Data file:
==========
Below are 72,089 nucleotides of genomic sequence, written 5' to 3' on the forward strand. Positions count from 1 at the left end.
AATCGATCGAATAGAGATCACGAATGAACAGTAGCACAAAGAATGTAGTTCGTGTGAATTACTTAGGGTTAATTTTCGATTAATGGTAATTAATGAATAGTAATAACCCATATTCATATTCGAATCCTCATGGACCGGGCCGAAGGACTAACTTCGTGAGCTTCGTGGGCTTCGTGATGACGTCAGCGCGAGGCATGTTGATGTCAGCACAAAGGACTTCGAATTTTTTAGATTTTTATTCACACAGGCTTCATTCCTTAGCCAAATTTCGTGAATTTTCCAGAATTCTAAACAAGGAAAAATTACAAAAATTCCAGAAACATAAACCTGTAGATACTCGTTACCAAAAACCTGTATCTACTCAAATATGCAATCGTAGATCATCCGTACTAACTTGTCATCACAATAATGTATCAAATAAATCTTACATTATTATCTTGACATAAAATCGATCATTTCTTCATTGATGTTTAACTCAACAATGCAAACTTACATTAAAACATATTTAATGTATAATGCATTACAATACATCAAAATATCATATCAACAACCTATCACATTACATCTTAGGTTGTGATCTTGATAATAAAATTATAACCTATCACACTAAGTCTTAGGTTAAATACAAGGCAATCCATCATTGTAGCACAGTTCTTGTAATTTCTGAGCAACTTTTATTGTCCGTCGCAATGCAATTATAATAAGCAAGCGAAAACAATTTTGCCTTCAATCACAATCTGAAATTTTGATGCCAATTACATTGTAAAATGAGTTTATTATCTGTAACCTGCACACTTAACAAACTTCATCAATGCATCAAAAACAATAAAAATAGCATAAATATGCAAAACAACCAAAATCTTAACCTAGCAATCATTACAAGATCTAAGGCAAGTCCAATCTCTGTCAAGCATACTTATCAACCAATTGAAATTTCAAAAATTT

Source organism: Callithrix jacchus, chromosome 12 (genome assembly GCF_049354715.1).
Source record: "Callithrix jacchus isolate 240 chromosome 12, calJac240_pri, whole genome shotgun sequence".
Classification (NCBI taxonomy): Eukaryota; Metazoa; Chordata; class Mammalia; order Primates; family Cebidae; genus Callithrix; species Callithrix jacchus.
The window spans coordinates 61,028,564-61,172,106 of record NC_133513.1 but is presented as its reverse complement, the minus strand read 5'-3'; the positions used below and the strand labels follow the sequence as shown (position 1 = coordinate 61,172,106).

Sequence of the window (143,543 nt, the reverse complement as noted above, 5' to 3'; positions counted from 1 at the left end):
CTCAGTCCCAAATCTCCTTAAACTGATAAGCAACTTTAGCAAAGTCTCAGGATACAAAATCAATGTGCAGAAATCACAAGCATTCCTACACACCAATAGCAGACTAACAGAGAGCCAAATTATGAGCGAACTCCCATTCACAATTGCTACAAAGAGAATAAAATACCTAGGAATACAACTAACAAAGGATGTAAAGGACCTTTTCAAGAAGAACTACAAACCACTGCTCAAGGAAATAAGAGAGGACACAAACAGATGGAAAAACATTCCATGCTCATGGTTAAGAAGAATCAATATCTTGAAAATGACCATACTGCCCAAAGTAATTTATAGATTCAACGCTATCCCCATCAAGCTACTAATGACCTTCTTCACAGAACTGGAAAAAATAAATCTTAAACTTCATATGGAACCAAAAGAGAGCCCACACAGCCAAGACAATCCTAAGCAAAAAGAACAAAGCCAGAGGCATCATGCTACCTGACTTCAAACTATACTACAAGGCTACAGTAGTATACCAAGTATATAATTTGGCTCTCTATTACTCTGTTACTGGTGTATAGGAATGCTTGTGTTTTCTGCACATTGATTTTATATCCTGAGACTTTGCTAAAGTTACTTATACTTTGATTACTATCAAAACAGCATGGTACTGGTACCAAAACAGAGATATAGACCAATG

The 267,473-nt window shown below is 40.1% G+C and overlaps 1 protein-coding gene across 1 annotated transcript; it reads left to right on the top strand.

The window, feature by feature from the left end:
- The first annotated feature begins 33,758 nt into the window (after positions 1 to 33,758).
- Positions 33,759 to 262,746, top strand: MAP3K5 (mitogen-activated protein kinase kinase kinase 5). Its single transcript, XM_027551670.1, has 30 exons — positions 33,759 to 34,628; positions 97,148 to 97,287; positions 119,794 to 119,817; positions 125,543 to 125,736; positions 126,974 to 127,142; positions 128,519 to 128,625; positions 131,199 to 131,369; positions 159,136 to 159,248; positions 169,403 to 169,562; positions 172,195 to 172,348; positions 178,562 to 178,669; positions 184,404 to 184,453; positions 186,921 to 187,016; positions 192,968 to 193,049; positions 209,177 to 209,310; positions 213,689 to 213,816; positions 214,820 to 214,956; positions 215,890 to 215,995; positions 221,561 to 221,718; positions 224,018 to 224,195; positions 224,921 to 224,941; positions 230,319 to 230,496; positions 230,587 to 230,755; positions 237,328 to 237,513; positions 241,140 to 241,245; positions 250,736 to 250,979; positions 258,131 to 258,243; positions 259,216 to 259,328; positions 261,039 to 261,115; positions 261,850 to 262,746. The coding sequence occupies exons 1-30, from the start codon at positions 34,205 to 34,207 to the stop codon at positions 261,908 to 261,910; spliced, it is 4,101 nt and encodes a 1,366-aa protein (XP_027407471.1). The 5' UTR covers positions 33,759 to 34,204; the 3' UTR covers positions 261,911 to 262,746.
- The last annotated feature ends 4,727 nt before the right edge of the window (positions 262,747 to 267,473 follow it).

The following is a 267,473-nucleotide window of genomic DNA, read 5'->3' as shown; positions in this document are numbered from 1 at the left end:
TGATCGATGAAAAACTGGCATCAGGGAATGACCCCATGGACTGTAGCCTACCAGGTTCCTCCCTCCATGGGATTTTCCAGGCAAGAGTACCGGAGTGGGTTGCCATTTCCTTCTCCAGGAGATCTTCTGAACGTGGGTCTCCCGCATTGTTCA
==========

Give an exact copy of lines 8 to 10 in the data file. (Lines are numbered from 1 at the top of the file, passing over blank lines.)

CTCAGTCCCAAATCTCCTTAAACTGATAAGCAACTTTAGCAAAGTCTCAGGATACAAAATCAATGTGCAGAAATCACAAGCATTCCTACACACCAATAGCAGACTAACAGAGAGCCAAATTATGAGCGAACTCCCATTCACAATTGCTACAAAGAGAATAAAATACCTAGGAATACAACTAACAAAGGATGTAAAGGACCTTTTCAAGAAGAACTACAAACCACTGCTCAAGGAAATAAGAGAGGACACAAACAGATGGAAAAACATTCCATGCTCATGGTTAAGAAGAATCAATATCTTGAAAATGACCATACTGCCCAAAGTAATTTATAGATTCAACGCTATCCCCATCAAGCTACTAATGACCTTCTTCACAGAACTGGAAAAAATAAATCTTAAACTTCATATGGAACCAAAAGAGAGCCCACACAGCCAAGACAATCCTAAGCAAAAAGAACAAAGCCAGAGGCATCATGCTACCTGACTTCAAACTATACTACAAGGCTACAGTAGTATACCAAGTATATAATTTGGCTCTCTATTACTCTGTTACTGGTGTATAGGAATGCTTGTGTTTTCTGCACATTGATTTTATATCCTGAGACTTTGCTAAAGTTACTTATACTTTGATTACTATCAAAACAGCATGGTACTGGTACCAAAACAGAGATATAGACCAATG

The 267,473-nt window shown below is 40.1% G+C and overlaps 1 protein-coding gene across 1 annotated transcript; it reads left to right on the top strand.

The window, feature by feature from the left end: